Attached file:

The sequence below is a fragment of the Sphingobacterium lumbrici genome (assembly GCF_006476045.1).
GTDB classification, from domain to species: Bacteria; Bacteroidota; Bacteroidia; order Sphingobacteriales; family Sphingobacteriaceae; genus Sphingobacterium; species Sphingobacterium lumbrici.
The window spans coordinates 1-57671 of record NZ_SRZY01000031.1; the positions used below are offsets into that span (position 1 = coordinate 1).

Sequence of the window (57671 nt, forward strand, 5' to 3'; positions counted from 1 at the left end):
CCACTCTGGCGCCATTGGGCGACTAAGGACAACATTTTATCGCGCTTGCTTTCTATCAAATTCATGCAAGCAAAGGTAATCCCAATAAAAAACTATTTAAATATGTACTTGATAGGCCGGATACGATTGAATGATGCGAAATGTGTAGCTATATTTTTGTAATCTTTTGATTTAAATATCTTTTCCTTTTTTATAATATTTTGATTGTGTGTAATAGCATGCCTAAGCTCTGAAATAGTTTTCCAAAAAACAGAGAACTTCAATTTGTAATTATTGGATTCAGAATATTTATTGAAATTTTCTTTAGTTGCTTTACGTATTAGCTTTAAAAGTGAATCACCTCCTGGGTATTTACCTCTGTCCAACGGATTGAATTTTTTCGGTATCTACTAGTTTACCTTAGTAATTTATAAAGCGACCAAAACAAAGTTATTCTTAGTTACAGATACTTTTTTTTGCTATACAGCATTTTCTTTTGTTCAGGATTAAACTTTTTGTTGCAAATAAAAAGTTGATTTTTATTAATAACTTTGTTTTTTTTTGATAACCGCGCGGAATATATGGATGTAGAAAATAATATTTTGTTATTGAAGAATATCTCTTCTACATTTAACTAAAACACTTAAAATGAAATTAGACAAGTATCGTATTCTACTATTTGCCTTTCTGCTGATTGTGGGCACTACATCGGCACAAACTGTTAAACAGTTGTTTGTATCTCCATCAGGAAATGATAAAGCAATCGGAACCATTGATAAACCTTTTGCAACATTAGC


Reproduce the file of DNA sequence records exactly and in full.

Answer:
The sequence below is a fragment of the Sphingobacterium lumbrici genome (assembly GCF_006476045.1).
GTDB classification, from domain to species: Bacteria; Bacteroidota; Bacteroidia; order Sphingobacteriales; family Sphingobacteriaceae; genus Sphingobacterium; species Sphingobacterium lumbrici.
The window spans coordinates 1-57671 of record NZ_SRZY01000031.1; the positions used below are offsets into that span (position 1 = coordinate 1).

Sequence of the window (57671 nt, forward strand, 5' to 3'; positions counted from 1 at the left end):
CCACTCTGGCGCCATTGGGCGACTAAGGACAACATTTTATCGCGCTTGCTTTCTATCAAATTCATGCAAGCAAAGGTAATCCCAATAAAAAACTATTTAAATATGTACTTGATAGGCCGGATACGATTGAATGATGCGAAATGTGTAGCTATATTTTTGTAATCTTTTGATTTAAATATCTTTTCCTTTTTTATAATATTTTGATTGTGTGTAATAGCATGCCTAAGCTCTGAAATAGTTTTCCAAAAAACAGAGAACTTCAATTTGTAATTATTGGATTCAGAATATTTATTGAAATTTTCTTTAGTTGCTTTACGTATTAGCTTTAAAAGTGAATCACCTCCTGGGTATTTACCTCTGTCCAACGGATTGAATTTTTTCGGTATCTACTAGTTTACCTTAGTAATTTATAAAGCGACCAAAACAAAGTTATTCTTAGTTACAGATACTTTTTTTTGCTATACAGCATTTTCTTTTGTTCAGGATTAAACTTTTTGTTGCAAATAAAAAGTTGATTTTTATTAATAACTTTGTTTTTTTTTGATAACCGCGCGGAATATATGGATGTAGAAAATAATATTTTGTTATTGAAGAATATCTCTTCTACATTTAACTAAAACACTTAAAATGAAATTAGACAAGTATCGTATTCTACTATTTGCCTTTCTGCTGATTGTGGGCACTACATCGGCACAAACTGTTAAACAGTTGTTTGTATCTCCATCAGGAAATGATAAAGCAATCGGAACCATTGATAAACCTTTTGCAACATTAGC